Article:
Ethics England Wales

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10. Research

Can patients who lack capacity participate in research?

Yes. Under the Act it is lawful to involve adults who lack capacity in research – excepting clinical trials which are separately regulated – provided it is related to the condition, or treatment for the condition, from which they are suffering. The research must be approved by an appropriately established research ethics committee, or, in Wales, its equivalent. It must not be possible to conduct the research involving individuals who have the capacity to consent it.

Where the research is ‘therapeutic’ and is expected to benefit the individual directly, the risks must not be excessive in relation to the anticipated benefits. Where the research is not expected to deliver direct benefit to the patients but is intended to investigate the condition from which they suffer, the risk to individuals must be negligible and any restriction on liberty or intrusion must be kept to a minimum.

[Clinical trials into pharmaceutical products are regulated by the Medicines for Human Use (Clinical Trials) Regulations 2004. In April 2014, the EU adopted the Clinical Trials Regulations 2014 that repeal the earlier Directive on which the 2004 Regulations are based. It is unlikely that these Regulations will come into force prior to May 2017. Research on anonymised medical information or tissue is regulated separately by either the Data Protection Act 1998 or the Human Tissue Act 2004.]

 

What safeguards exist for individuals who lack capacity?

Before an incapacitated adult can be involved in research, the researcher must make reasonable efforts to identify someone who is close to them – although not in a professional capacity – who is willing to be consulted about the appropriateness of their involvement. This will ordinarily be a family member. It could also be an attorney or courtappointed deputy. In the absence of such a person, the researcher must nominate somebody who is independent of the research in accordance with guidance set out in 2008 by the Department of Health and Welsh Assembly.

The following additional safeguards are provided under the Act once the research has started.

  • Nothing should be done to incapacitated adults as part of the research to which they appear to object, unless it is intended to protect them from harm or to reduce or prevent pain or discomfort.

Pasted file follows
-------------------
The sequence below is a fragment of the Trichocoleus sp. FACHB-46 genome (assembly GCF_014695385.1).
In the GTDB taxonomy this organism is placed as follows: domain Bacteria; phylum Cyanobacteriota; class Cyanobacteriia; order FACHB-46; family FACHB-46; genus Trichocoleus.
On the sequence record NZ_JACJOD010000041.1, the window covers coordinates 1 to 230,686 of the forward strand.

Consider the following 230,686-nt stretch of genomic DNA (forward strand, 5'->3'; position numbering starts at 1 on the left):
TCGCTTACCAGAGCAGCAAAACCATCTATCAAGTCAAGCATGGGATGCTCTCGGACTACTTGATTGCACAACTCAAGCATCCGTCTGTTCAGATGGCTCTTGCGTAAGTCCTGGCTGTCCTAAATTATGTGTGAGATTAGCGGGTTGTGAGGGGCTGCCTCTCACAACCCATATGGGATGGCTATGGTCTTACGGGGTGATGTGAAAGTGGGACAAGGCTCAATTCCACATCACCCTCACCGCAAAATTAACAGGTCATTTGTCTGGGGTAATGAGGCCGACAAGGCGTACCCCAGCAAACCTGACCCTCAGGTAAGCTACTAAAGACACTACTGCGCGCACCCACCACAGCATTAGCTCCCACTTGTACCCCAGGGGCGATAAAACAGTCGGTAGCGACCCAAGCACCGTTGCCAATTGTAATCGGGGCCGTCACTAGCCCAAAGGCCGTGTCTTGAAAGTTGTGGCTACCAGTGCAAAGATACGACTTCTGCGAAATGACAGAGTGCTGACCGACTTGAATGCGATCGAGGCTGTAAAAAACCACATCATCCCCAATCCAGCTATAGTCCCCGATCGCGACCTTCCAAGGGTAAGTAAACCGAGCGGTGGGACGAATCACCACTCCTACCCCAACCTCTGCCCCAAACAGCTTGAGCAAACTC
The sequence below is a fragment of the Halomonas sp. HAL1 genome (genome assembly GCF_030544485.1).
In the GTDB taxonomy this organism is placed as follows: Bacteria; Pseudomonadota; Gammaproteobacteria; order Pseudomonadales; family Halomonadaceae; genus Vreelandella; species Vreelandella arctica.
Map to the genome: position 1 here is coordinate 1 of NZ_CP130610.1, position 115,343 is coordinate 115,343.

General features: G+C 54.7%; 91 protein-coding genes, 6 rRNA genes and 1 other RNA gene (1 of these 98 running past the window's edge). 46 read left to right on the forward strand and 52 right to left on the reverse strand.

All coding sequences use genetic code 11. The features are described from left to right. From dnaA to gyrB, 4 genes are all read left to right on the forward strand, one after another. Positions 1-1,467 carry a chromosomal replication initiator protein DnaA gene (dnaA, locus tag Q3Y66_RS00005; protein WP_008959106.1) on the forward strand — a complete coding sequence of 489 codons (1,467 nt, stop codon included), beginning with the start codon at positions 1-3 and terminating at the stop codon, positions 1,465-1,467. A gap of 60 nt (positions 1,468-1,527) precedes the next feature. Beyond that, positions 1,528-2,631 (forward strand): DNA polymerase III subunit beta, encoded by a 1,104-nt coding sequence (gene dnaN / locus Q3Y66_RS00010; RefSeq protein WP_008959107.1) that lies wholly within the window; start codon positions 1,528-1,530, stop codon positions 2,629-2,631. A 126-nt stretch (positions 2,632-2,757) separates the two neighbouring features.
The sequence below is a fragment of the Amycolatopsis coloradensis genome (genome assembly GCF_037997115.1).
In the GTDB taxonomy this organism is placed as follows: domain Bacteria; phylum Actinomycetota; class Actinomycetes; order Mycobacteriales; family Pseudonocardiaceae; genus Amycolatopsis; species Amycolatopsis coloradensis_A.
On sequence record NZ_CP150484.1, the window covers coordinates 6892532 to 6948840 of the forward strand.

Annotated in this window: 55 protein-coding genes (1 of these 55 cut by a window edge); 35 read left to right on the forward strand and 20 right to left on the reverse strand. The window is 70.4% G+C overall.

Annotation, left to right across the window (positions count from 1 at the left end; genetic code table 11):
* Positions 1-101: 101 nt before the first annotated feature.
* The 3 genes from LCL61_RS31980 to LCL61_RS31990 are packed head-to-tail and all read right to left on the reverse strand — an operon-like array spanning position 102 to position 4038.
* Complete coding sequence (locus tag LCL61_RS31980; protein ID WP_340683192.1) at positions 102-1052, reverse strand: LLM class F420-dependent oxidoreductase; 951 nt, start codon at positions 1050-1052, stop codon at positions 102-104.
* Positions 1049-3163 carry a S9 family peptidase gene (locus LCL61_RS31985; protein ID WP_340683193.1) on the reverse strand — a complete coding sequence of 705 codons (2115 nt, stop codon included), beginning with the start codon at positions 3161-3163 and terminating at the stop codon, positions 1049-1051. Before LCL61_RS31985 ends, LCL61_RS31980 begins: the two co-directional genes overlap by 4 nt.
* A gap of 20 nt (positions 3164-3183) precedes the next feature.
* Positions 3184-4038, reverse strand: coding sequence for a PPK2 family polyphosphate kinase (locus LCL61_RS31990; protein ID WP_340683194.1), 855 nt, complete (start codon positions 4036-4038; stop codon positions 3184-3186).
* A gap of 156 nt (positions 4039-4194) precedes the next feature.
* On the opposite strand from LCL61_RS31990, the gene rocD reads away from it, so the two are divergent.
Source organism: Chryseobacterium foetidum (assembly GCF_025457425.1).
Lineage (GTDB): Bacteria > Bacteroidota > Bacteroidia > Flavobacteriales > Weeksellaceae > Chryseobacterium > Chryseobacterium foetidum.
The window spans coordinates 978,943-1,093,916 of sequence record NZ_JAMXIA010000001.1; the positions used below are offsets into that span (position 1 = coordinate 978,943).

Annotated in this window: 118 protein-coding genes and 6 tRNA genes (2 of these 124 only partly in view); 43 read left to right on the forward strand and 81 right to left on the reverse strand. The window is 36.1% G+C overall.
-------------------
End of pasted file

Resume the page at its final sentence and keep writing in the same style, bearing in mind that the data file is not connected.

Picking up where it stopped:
• Where incapacitated individuals show signs of distress or resistance, or indicate by any means the wish not to continue in the research, they must be withdrawn.
  • The interests of individuals must outweigh the interests of medical science and society.
  • Nothing must be done that is contrary to any advance decision or statement, or prior statement of wishes or preferences – provided those statements or decisions have not subsequently been withdrawn.

Where an adult is withdrawn from research he or she may continue to receive any treatment they had received as part of the research where there are good grounds to believe that its withdrawal would pose a significant risk to the individual’s health.

 

Can research take place in an emergency situation where the patient lacks capacity?

In December 2006, an amendment to the 2004 Clinical Trials Regulations introduced provisions enabling patients to be enrolled in clinical trials of pharmaceutical products without prior consent in emergency situations provided the research is approved by an appropriate research ethics committee. Where research falls outside the Clinical Trials Regulations it would need to be lawful under the terms of the Mental Capacity Act.

 

Innovative treatment

Doctors have always modified methods of investigation and treatment in light of experience and so innovative therapy is a standard feature of good care. There are occasions however where innovative treatment may involve exposing patients to unknown or significant risks.

Where adults lack the capacity to consent to innovative treatment, any such treatment must be governed by the Act, in particular it must be in the incapacitated person’s best interests.

Where any proposed treatment differs significantly from existing practice and involves unknown or significant risk, considerable care must be taken as innovation can give rise to legal and ethical uncertainty. In these circumstances, it is advisable to seek both expert clinical scrutiny and legal advice.

 

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